Kristel Clayville
Adjunct Professor of Interpreting the Behavior for the Church
M.A., Divinity School, University of Chicago (2003)
Ph.D., Divinity School, University of Chicago (2017 anticipated)

Rev. Clayville earned her BA from Centre College and her MA and PhD from the University of Chicago. Her research focuses on the interpretation of religious texts in ethical thought, especially in the practical areas of environmental ethics and bioethics. She has taught at Elmhurst College, Saint Mary’s College (Indiana), Eureka College, Centre College, The University of Chicago, and Meadville Lombard Theological School. She has a background in hospital chaplaincy with a focus on the ethics of organ transplantation, and is currently a Fellow at the MacLean Center for Clinical Medical Ethics at the University of Chicago. She is an ordained minister in the Christian Church (Disciples of Christ).

Richard Coble
Adjunct Professor of Leading the Church through Care
M.Div., Princeton Theological Seminary (2010)
M.A., Vanderbilt University (2014)
Ph.D., Vanderbilt University (2017)

Rev. Richard Coble has a background in hospital chaplaincy, pastoral counseling, and youth ministry. Prior to joining LTS, he served as a visiting faculty extern of pastoral care at Wake Forest School of Divinity. Richard is a graduate of Vanderbilt University’s doctoral program in Religion, Psychology, and Culture and was a fellow in its Lilly endowed Program for Theology and Practice. He also holds a graduate certificate in Women’s and Gender Studies. Professor Coble’s research deals with the intersections of power, politics, and pastoral ministry. His forthcoming book In Pursuit of a Presence Open to Death: Chaplains, Healthcare and Biopolitics is currently under contract with Lexington Books. Professor Coble is an ordained Minister of Word and Sacrament in the Presbyterian Church (USA) and currently serves as an associate pastor for Grace Covenant Presbyterian Church in Asheville, NC.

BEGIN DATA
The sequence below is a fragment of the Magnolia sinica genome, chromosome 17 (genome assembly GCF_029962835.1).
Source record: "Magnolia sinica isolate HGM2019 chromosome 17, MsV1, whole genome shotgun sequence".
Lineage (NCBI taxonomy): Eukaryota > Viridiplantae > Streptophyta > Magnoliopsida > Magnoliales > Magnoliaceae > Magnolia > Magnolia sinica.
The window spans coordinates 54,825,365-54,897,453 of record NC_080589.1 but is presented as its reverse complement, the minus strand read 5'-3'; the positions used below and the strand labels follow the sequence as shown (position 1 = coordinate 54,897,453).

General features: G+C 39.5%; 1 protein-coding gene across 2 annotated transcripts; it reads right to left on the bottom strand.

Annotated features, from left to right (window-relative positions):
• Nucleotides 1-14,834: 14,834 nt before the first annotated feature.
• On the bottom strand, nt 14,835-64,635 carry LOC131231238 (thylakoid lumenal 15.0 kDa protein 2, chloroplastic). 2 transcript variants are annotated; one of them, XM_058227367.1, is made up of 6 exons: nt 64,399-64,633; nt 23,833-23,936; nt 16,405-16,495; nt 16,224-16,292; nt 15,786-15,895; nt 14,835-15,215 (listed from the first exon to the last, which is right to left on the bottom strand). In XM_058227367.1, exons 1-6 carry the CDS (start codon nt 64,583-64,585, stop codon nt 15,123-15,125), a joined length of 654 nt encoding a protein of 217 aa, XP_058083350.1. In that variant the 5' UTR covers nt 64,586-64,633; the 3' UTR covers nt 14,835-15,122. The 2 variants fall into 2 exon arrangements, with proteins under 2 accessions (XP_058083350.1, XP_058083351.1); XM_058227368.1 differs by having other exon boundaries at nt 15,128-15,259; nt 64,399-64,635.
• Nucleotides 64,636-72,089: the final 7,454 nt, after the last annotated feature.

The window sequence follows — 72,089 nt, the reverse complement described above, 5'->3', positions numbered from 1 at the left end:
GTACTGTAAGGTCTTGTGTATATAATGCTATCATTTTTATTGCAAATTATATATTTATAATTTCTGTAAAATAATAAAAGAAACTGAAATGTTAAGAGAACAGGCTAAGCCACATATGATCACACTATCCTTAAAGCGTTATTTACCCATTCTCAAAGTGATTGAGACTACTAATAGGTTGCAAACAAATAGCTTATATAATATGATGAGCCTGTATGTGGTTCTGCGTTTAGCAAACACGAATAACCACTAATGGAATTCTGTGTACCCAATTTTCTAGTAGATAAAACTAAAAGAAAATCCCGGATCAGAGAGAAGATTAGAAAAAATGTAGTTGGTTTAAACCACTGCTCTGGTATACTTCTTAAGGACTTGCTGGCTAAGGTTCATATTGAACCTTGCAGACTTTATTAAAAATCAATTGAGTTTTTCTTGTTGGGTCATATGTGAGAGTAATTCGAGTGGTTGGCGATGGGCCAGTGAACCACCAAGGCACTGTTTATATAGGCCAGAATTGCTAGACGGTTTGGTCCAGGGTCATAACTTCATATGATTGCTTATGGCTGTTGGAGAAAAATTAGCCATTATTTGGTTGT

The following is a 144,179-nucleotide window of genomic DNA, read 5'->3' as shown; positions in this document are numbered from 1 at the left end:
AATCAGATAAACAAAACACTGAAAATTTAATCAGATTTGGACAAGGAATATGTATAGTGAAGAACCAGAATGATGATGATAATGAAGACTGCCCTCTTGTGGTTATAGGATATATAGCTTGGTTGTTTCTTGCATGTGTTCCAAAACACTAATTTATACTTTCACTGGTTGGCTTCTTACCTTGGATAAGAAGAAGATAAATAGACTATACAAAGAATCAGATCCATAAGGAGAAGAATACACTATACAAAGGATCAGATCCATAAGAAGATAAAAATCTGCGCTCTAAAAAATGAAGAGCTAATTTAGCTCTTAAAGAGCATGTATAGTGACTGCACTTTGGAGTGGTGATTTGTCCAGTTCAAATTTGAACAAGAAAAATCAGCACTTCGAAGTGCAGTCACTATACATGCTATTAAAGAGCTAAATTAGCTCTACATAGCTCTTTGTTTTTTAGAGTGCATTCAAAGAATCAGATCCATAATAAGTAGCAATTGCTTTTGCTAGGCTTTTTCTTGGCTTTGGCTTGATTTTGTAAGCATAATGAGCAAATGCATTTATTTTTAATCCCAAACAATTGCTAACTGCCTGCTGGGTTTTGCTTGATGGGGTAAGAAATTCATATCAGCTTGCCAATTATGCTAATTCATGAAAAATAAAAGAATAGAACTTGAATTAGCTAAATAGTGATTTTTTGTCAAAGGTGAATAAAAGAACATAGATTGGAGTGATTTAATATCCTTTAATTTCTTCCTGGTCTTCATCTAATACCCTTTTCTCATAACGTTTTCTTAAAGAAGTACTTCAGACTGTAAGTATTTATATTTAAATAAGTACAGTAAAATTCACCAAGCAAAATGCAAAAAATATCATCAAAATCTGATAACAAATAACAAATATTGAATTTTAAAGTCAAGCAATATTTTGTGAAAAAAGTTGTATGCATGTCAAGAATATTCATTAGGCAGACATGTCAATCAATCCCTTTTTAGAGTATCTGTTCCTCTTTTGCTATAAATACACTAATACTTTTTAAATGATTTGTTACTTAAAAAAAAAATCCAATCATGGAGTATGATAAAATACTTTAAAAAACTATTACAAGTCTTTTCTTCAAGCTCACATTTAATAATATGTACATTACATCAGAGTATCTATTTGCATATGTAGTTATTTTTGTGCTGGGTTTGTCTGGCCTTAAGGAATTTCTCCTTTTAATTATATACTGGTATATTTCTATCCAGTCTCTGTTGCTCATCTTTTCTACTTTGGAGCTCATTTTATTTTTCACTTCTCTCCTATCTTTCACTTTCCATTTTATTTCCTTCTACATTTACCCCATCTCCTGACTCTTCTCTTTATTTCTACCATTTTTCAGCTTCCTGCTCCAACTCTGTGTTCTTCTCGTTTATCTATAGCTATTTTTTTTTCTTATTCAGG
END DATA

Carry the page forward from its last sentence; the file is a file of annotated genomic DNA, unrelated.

Wilson Dickinson
Adjunct Professor of Interpreting the Faith for the Church
B.A., Transylvania University
M.Div., Vanderbilt University Divinity School
Ph.D., Syracuse University

Rev. Wilson Dickinson earned his B.A. degree from Transylvania University, his M.Div. from Vanderbilt University Divinity School, and his Ph.D. in Religion from Syracuse University.  He has taught at Syracuse University and Transylvania University where he was also Associate Dean for Religious Life from 2012 to 2016.  An ordained minister in the Christian Church (Disciples of Christ), he has served the church in a variety of local and national contexts.